It’s dawn and I’m catching the fast train from Amsterdam to Paris. Three days of meetings and a view of one of the most fantastic cities in the world. While stepping onto the train, I had a déjà vu moment that took me back to being a student when I traveled around Europe with a train ticket in my back pocket.
Trains have not changed much. Same rails, similar seats, just a different color fabric. Even the people are the same—as diverse as always, each with a slightly different reason for stepping onto the train. What has changed is the whole experience around the journey. Waking up in the morning, I consulted my smartphone for the weather forecast in Paris, which by the way, the alarm function also woke me from a deep sleep. Using an app I chose a taxi by the number of people who “liked” that particular driver with the Eastern European look. Then my phone paid the taxi fare and alerted me that the train was going to depart within five minutes, well before the announcer at the station did. Just enough time for a good coffee. I plan to get the same taxi service in Paris – just Michelle instead of Piotr.
Connectivity has become part of our everyday life. A life in which information follows – and sometimes proceeds us. Our smart devices proactively give useful information; in my case, the cheapest and quickest way to get to the office as well as a mechanism to build a personal connection with my taxi driver; all before stepping into the vehicle.
We live in a world in which an algorithm is able to see where we are, where we want to go, what our travel preferences are and helps us get to our destination without the little worries of the past: will the train be on time, will I miss my meeting in Paris, do I have the tickets with me, what is the weather, where will the best coffee be around place de Vendome…
In this case, connectivity enabled lots of very little improvements that once combined, transformed my journey.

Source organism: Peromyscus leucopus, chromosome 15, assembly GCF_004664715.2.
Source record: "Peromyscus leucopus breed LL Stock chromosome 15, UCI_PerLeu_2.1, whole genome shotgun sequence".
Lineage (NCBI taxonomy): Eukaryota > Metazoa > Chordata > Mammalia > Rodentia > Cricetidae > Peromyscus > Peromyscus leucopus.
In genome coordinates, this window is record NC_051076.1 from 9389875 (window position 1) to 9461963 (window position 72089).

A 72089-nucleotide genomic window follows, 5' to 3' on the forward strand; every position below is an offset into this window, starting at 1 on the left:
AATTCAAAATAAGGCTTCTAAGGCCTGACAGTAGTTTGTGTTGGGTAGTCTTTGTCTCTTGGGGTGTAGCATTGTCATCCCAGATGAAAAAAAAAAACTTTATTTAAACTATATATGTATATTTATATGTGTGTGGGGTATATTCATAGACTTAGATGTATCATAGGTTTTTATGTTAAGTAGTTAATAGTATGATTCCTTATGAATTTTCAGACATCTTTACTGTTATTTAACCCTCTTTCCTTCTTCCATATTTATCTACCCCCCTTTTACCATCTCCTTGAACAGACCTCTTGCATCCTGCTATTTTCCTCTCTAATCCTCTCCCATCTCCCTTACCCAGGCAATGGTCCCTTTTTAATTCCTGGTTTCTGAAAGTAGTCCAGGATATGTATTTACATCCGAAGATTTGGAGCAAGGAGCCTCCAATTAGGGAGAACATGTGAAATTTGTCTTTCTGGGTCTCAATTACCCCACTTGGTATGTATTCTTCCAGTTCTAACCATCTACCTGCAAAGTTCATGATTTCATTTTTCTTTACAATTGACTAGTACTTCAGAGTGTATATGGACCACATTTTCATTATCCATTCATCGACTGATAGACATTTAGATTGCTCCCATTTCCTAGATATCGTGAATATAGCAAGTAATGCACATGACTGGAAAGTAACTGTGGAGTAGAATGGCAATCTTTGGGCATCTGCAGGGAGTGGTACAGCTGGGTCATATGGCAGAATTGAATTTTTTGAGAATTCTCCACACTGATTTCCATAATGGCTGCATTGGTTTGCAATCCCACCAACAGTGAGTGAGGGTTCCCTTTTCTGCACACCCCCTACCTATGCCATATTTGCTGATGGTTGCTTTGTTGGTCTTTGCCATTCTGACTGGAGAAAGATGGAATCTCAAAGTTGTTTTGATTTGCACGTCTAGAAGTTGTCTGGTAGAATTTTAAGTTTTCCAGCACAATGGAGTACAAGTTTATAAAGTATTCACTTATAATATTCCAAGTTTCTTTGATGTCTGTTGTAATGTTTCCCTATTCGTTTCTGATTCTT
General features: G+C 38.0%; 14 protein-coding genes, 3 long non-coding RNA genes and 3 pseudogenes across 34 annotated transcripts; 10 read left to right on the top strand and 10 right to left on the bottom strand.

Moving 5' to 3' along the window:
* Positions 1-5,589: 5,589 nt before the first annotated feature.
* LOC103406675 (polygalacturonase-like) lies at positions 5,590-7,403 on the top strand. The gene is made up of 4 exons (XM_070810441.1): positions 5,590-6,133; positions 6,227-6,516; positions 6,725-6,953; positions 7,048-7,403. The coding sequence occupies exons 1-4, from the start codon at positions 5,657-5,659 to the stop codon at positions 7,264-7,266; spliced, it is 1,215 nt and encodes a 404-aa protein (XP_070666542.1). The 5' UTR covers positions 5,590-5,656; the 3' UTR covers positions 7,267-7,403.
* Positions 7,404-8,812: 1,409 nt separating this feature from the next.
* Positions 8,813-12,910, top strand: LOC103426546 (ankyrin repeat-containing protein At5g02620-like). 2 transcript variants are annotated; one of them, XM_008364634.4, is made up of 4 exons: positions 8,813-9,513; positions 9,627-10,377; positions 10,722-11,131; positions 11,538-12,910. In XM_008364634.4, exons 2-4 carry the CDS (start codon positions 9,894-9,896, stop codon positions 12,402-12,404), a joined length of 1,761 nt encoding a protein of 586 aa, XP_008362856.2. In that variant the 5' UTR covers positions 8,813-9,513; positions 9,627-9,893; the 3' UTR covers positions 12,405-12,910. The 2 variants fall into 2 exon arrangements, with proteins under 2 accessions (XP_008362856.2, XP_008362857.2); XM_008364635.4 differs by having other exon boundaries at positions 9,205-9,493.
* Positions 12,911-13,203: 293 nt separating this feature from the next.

Unfortunately the rhythm of connectivity gets stopped at the door of coach number 12, on the way to seat 33. My experience changed to the years gone by; with patchy Wi-Fi connectivity, poor signage and information about why the train is briefly stopping. The overall sense of being out of touch (something I would not mind on my weekend, but not on the way to an important meeting) reminds me of how much remains unconnected. There’s still much data that needs to be mined and used to help us make informed decisions at the right time and in the right place. There are still countless processes still to be digitized. Connecting the unconnected will continue to transform our lives, making it easier, day-by-day.
Cisco Connected Rail and Real-Time Analytics
We live in an increasingly connected world where we expect our experience to be integrated and seamless, whether it be in an app developed in Amsterdam or a web experience with a large government agency in France. It’s an expectation that data is democratized, yet secured, allowing anybody to offer us the best service at the cheapest price. The connected world is a combination of big data, analytics, mobile, cloud, and social media used by governments and businesses to help us make more informed decisions and to improve our journey. Connectivity can transform entire countries. Little by little. Which communication silos in your journey would you like to break, to get to your destination?